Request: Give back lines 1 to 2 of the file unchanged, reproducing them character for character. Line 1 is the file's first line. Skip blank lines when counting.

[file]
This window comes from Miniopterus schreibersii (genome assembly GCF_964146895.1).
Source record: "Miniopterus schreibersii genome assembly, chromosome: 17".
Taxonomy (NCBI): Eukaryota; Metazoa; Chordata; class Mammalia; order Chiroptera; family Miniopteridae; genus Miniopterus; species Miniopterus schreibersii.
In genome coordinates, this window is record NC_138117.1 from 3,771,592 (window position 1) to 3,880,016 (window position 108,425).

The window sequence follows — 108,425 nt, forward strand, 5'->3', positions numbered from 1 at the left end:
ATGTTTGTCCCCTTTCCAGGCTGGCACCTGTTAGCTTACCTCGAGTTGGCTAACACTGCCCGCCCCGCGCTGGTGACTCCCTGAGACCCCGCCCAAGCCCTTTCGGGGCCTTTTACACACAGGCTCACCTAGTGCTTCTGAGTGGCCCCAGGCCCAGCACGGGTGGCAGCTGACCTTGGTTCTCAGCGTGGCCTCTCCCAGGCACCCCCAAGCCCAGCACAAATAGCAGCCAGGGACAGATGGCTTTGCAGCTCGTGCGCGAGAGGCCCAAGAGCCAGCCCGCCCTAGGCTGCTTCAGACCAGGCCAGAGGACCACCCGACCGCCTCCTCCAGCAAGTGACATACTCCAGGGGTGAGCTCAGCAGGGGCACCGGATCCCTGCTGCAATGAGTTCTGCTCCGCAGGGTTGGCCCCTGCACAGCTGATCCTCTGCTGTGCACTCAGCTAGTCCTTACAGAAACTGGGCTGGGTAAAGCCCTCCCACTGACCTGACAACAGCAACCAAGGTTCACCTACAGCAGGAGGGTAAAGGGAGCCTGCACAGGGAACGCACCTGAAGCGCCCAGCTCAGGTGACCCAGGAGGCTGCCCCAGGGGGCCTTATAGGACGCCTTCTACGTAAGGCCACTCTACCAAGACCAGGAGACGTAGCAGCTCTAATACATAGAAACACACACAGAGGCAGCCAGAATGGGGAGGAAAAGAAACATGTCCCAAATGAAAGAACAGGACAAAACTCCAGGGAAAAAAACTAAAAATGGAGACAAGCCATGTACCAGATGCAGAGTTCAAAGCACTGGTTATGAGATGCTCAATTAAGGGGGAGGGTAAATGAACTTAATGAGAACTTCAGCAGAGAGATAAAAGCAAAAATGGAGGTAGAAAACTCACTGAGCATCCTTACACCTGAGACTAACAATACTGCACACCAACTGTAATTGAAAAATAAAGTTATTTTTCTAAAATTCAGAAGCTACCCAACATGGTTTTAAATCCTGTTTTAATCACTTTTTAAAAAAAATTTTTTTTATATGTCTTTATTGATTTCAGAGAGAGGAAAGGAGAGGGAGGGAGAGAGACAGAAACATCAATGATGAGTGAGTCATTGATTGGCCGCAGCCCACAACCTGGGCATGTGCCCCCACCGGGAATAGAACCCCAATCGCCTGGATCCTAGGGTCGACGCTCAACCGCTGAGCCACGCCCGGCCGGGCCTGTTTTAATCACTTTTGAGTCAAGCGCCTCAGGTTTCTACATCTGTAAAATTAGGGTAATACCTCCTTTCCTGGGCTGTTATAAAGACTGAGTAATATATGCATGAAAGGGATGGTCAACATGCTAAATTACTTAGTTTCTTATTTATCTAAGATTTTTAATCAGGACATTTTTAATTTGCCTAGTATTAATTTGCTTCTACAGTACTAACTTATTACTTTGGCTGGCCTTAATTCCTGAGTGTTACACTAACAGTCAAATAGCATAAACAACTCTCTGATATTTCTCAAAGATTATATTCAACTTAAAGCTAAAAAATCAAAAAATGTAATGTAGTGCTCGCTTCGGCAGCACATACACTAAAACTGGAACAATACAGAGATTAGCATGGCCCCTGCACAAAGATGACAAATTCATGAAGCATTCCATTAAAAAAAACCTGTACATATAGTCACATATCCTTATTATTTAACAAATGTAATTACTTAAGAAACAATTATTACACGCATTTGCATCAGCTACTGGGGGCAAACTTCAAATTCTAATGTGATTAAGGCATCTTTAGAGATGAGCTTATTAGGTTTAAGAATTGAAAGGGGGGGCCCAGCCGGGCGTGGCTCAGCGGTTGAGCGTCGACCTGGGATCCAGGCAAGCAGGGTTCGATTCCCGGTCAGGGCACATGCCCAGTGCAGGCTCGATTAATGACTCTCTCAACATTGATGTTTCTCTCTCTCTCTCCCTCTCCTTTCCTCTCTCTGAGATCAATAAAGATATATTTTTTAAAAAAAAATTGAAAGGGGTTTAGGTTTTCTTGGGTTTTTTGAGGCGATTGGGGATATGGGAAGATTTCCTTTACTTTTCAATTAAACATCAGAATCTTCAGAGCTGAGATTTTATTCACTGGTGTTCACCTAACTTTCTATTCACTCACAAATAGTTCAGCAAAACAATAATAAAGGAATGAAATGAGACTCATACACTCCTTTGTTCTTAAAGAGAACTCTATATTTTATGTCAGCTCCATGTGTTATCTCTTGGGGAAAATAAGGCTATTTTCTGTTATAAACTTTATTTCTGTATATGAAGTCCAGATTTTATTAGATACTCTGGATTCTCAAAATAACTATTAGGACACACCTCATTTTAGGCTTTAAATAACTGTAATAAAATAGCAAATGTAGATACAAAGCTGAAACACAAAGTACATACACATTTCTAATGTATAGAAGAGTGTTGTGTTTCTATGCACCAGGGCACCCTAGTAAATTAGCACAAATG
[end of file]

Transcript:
This window comes from Miniopterus schreibersii (genome assembly GCF_964146895.1).
Source record: "Miniopterus schreibersii genome assembly, chromosome: 17".